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Back to Basics: More charities are seeking – and getting – operating support

Resource type: News

The Chronicle of Philanthropy |

Original Source

By Elizabeth Schwinn

When Earl Martin Phalen started Building Educated Leaders for Life, a program that prepares Boston inner-city students for college, he found it easy to persuade foundations to pay for tutors and books. But few would give him money for the other things that would transform his idea into a reality, like classroom space, telephones, and computers.

Plenty of other nonprofit founders have run into the same problem, since $4 out of every $5 that foundations give are earmarked for a charity’s programs, which means they cannot be used to pay for basic operating costs like utilities, rent, supplies, and clerical help.

Mr. Phalen decided not to give up on his pursuit of foundation money, however, and in 16 years his organization has blossomed from a small program into a $31-million-a-year organization that operates in several cities around the country.

The turnaround came after a conversation with the founder of a successful competitor, a for-profit effort that had attracted $40-million from venture-capital investors who placed no restrictions on how the money could be used.

Perhaps, Mr. Phalen figured, foundations would respond if BELL approached them as though they, too, were investors. So he came up with a “business” plan to show grant makers and promised that if they let him use the money for administrative overhead, he would be able to achieve greater efficiency in running the program by cutting the cost of tutoring a child from $3,300 to $2,000 and enabling the organization to help more kids.

“I started to speak more as a business person, and much less as a traditional nonprofit leader,” he says.

Not only did foundations respond to the pitch, but also the size of the typical foundation grant BELL received grew from $25,000 to $100,000.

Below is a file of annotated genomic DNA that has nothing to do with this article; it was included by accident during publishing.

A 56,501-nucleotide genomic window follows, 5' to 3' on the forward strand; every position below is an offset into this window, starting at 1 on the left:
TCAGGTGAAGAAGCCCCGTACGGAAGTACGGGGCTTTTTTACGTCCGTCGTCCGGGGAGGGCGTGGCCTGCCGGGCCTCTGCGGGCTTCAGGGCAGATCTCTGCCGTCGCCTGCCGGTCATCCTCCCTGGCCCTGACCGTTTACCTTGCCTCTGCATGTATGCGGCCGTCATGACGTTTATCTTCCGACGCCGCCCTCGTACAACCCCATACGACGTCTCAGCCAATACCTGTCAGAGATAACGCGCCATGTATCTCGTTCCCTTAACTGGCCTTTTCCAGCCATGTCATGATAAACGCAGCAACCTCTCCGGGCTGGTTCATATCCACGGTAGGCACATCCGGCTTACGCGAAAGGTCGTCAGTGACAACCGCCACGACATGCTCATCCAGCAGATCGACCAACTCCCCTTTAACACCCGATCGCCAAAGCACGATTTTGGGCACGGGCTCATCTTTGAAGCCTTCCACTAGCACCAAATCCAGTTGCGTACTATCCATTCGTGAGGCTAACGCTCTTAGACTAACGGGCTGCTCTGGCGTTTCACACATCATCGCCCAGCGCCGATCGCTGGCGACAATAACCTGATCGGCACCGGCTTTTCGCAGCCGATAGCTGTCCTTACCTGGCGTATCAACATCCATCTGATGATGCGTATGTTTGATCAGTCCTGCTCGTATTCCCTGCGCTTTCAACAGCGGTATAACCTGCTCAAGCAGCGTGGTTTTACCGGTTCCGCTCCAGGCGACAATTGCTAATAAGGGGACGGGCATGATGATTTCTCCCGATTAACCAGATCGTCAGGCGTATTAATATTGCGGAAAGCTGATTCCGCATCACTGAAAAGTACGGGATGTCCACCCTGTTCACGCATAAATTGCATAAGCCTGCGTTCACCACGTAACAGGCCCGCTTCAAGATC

Focus on Results

BELL is one of a small but growing number of charities that have managed to persuade foundations to provide them with unrestricted grants that can pay for basic operating costs.

To be sure, only a few grant seekers succeed since grant makers are generally reluctant to make unrestricted awards. Many foundation officials and trustees say that they cannot be sure their grants produce results unless the money is tied to a specific program. Others fear that charities will fail to spend unrestricted dollars wisely or will become overly dependent on them.

But a handful of foundations have changed their policies to provide more operating support. After reviewing its grant policies, the Philadelphia Foundation decided last year to allow charities to apply for unrestricted grants and gave away nearly 40 percent of its $4-million grants budget in such awards.

“When you pay the bill in a restaurant, you don’t tell the owner to only spend the money on paying the chef,” says Nancy Burd, former vice president for grant-making services, who recently left the foundation to start her own business. When a foundation tells a nonprofit organization that it can only use a grant for a very specific program, or even part of a program, she adds, “it’s upside down. It’s the opposite of the way the entire rest of the world operates.”

More grant makers might follow the Philadelphia Foundation’s example if charities were aggressive in explaining why they felt they needed operating support, nonprofit consultants and foundation officials say.

Beverly A. Browning, a Buckeye, Ariz., consultant who writes grant proposals for nonprofit groups, says charities should be more willing to turn down grants with multiple restrictions. Too often, she says, such requirements divert the group from its mission and create new expenses.

“Nonprofit groups are turning themselves into pretzels for foundations,” she says. Small charities, in particular, are often in dire need of help with basic expenses, she says. But “they’re afraid to go to funders and tell them, because they’re fearful they’ll never get another dollar.”

Phil Buchanan, president of the Center for Effective Philanthropy, a Cambridge, Mass., group that conducts research for foundations about ways they can do a better job, says grant makers and grant seekers alike “have to resist this notion that any administrative expense is waste, because that’s crazy. Effective organizations invest in their systems and their people.”